BSD refers to all sorts of things, but notably the version of UNIX from the University of California at Berkeley (the Berkeley Standard Distribution--or, according to Wikipedia  and rdt's memory, "... Software ...") and the license thereof. Tcl (which also started out at the University of California) uses a very similar license, though without the advertising clause (i.e., you are not required to put a big message in saying that you are using Tcl and acknowledging the original authors)."The State of the Demon Address"  aims to describe the different flavors of BSD Unix as of fall 2004.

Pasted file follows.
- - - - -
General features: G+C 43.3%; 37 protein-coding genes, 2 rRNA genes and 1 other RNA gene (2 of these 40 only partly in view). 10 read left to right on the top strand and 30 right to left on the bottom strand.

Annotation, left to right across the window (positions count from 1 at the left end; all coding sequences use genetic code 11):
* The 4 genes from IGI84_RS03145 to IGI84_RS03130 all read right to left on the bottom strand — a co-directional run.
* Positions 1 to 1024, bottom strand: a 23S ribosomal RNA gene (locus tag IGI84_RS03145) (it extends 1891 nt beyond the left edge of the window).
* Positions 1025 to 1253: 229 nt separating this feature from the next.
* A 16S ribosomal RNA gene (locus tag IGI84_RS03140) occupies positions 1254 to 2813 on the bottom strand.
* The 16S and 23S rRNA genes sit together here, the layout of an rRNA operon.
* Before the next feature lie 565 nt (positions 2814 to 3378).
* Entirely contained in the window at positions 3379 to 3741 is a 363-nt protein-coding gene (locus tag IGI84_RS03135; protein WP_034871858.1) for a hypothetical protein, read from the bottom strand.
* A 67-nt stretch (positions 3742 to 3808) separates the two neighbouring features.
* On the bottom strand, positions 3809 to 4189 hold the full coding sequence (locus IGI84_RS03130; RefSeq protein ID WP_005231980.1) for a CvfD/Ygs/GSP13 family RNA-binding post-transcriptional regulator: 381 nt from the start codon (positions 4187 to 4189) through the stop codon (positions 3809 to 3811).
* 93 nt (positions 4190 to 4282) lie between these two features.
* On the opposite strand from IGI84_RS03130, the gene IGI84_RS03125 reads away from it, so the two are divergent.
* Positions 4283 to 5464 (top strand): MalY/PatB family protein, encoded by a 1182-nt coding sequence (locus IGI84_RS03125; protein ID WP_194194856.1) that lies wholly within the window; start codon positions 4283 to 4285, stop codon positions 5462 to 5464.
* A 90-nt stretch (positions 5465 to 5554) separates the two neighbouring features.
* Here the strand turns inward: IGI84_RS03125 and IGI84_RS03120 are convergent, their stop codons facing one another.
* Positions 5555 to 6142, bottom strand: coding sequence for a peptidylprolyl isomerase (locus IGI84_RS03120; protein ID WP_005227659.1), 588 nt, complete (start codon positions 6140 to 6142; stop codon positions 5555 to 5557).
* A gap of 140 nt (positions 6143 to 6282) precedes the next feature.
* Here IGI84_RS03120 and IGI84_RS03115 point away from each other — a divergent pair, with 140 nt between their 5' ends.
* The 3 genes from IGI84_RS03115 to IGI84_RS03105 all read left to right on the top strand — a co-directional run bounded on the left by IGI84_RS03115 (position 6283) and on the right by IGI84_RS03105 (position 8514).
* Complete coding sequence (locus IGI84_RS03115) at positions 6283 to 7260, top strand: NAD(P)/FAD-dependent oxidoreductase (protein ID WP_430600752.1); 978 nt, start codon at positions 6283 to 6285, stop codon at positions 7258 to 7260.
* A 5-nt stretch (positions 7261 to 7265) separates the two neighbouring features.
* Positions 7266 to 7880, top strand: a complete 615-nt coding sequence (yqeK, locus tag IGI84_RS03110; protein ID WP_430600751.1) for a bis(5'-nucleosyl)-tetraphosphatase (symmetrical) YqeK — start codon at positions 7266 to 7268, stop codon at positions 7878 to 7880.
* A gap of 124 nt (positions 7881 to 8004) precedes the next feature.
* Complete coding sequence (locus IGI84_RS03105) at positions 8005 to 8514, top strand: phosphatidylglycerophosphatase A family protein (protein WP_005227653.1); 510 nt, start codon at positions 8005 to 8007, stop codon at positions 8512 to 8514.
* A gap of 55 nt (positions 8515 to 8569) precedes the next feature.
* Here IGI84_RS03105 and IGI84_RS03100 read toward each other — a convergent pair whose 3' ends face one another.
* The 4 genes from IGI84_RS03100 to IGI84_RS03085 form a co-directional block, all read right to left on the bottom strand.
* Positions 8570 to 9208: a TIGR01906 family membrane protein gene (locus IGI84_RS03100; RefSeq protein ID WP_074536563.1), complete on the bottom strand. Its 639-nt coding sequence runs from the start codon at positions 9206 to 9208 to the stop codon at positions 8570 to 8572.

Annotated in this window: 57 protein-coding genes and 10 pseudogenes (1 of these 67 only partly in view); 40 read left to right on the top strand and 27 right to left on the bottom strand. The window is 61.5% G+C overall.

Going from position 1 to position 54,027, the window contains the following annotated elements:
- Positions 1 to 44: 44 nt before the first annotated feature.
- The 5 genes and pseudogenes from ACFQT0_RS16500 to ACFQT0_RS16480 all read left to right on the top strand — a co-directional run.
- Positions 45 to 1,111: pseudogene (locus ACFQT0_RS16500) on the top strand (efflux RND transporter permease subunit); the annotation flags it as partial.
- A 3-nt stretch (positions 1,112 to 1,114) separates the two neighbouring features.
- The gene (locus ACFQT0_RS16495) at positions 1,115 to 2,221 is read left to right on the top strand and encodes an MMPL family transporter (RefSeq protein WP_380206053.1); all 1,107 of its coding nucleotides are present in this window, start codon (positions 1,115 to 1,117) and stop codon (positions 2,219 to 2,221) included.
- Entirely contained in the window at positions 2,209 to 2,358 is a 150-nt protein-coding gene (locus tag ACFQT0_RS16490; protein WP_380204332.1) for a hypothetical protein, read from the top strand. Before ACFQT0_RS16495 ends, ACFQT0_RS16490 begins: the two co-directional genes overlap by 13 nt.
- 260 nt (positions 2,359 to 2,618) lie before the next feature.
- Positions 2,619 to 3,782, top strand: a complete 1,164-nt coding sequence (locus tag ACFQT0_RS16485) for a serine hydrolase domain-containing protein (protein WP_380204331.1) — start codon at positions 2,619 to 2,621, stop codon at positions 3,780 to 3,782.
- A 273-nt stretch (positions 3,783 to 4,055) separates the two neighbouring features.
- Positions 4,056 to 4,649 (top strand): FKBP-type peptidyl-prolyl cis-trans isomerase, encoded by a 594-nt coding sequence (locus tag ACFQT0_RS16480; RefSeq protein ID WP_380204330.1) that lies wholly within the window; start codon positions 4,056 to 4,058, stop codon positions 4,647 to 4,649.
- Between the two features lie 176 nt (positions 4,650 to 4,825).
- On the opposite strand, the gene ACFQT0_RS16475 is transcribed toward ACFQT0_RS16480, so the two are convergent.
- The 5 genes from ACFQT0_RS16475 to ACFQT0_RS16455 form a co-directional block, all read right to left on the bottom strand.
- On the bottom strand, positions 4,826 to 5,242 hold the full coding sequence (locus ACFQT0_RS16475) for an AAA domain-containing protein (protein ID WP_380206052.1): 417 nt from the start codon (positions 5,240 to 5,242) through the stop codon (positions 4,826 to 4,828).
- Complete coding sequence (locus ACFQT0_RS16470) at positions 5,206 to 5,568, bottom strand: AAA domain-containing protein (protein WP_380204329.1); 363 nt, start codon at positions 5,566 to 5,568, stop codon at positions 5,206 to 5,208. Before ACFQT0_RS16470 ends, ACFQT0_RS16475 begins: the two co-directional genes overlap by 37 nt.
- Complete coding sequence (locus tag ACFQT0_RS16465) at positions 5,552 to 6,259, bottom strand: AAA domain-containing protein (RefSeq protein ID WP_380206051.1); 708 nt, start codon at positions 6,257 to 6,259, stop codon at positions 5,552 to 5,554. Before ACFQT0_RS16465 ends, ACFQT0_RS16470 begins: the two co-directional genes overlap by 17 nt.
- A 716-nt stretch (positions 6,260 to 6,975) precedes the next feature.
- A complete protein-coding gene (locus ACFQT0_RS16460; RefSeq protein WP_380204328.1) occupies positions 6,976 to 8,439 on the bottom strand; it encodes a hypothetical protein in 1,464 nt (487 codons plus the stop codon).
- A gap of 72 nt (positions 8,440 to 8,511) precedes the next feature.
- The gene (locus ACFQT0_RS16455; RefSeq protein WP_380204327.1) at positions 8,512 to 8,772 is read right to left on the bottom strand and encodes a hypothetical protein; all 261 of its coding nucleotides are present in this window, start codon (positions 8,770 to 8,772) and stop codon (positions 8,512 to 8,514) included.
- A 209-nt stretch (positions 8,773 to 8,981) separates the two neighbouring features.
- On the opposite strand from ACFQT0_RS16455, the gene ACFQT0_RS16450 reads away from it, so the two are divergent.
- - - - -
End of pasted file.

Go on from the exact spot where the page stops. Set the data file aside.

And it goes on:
rdt Hmmm, my recollection of BSD from the mid 1980's is that it was the Berkeley Software Distribution.
Kevin Kenny noted in the Tcl chatroom on 2003-06-12: "UCB removed the advertising clause in 1999."
LES I'd risk saying that, in the 21st century, whenever someone talks about BSD, they most probably mean either the BSD license or one of the three most popular "BSD UNIX" distributions: FreeBSD, NetBSD and/or OpenBSD.